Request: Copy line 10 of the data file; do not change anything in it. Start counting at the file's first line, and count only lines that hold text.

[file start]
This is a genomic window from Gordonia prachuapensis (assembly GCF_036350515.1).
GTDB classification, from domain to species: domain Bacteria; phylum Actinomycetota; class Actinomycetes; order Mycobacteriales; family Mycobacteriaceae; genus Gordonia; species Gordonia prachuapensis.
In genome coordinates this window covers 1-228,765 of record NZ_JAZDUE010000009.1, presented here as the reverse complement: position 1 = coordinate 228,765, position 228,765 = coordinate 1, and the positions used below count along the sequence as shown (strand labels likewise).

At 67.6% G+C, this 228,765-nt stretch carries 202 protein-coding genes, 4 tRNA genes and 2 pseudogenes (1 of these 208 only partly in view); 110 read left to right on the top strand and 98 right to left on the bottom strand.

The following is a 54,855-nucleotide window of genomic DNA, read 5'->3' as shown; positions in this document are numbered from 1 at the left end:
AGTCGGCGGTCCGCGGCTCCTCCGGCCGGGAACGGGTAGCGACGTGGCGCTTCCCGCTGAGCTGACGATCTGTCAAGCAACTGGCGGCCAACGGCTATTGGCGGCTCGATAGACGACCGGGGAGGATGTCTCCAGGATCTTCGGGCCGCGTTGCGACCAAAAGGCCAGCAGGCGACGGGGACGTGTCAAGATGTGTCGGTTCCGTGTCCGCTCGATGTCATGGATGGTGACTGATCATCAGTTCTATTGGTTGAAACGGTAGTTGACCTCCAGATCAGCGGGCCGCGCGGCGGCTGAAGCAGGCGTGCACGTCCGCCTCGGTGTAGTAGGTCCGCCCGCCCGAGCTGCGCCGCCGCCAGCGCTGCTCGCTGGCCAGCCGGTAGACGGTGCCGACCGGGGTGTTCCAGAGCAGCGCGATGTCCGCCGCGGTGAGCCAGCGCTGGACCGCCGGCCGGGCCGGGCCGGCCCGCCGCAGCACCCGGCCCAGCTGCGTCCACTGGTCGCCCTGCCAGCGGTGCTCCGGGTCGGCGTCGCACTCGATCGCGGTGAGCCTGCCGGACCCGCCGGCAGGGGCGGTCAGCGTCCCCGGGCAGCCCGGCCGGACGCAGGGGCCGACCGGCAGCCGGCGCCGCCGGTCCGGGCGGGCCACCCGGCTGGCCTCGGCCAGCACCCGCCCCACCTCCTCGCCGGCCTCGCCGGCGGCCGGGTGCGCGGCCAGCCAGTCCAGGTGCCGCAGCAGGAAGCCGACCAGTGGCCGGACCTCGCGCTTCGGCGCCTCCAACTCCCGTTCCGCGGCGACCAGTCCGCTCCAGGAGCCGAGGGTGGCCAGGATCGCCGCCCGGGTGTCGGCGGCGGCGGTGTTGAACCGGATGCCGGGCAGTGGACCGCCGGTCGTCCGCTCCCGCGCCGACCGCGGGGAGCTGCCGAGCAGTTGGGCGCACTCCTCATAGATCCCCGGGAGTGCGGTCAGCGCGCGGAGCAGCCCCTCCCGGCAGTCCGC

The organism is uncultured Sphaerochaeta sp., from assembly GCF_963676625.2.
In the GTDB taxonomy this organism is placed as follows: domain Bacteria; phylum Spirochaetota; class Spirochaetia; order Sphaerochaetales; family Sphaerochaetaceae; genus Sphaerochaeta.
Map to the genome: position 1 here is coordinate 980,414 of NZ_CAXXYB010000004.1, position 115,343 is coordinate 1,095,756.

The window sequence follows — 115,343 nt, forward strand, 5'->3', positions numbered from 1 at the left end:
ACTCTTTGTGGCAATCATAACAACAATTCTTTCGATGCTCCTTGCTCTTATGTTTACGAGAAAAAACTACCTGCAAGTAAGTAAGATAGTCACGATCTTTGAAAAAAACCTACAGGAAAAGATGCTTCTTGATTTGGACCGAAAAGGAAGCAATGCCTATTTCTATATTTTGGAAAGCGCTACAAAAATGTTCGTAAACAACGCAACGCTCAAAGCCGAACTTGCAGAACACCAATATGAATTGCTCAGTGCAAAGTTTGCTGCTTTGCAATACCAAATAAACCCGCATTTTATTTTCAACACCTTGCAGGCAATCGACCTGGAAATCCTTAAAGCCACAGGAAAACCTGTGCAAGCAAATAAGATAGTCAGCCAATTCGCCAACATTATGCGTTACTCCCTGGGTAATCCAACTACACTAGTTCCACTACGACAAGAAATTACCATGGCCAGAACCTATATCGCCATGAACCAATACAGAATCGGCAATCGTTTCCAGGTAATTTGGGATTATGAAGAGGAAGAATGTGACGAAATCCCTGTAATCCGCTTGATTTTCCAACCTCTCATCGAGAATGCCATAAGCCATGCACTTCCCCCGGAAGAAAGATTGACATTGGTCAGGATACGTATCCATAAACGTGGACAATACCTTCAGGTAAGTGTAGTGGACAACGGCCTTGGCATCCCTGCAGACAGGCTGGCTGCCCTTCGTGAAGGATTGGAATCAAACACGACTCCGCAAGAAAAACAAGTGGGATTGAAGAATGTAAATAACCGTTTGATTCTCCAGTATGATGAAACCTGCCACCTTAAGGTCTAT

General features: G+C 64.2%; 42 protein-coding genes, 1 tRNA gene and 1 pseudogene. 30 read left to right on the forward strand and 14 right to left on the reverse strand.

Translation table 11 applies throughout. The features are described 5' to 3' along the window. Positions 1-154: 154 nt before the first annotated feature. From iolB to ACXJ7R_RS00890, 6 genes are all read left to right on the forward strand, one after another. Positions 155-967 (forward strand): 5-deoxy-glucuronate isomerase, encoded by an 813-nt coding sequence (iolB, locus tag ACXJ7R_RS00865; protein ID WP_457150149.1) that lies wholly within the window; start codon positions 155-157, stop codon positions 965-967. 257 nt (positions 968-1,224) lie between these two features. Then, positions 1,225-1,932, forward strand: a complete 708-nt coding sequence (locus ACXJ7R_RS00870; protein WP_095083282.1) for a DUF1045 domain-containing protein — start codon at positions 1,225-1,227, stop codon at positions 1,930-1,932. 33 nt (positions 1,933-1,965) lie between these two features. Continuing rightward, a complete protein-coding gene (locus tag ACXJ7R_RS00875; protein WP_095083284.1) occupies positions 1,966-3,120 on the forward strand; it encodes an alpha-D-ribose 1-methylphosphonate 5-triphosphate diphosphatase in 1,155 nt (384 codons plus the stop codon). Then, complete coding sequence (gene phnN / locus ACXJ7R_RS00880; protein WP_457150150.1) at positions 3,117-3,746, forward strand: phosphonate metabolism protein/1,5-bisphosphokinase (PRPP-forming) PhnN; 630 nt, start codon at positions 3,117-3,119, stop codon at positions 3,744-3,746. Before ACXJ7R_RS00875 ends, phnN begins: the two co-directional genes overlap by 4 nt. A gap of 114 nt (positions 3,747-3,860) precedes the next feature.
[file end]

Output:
The window sequence follows — 115,343 nt, forward strand, 5'->3', positions numbered from 1 at the left end: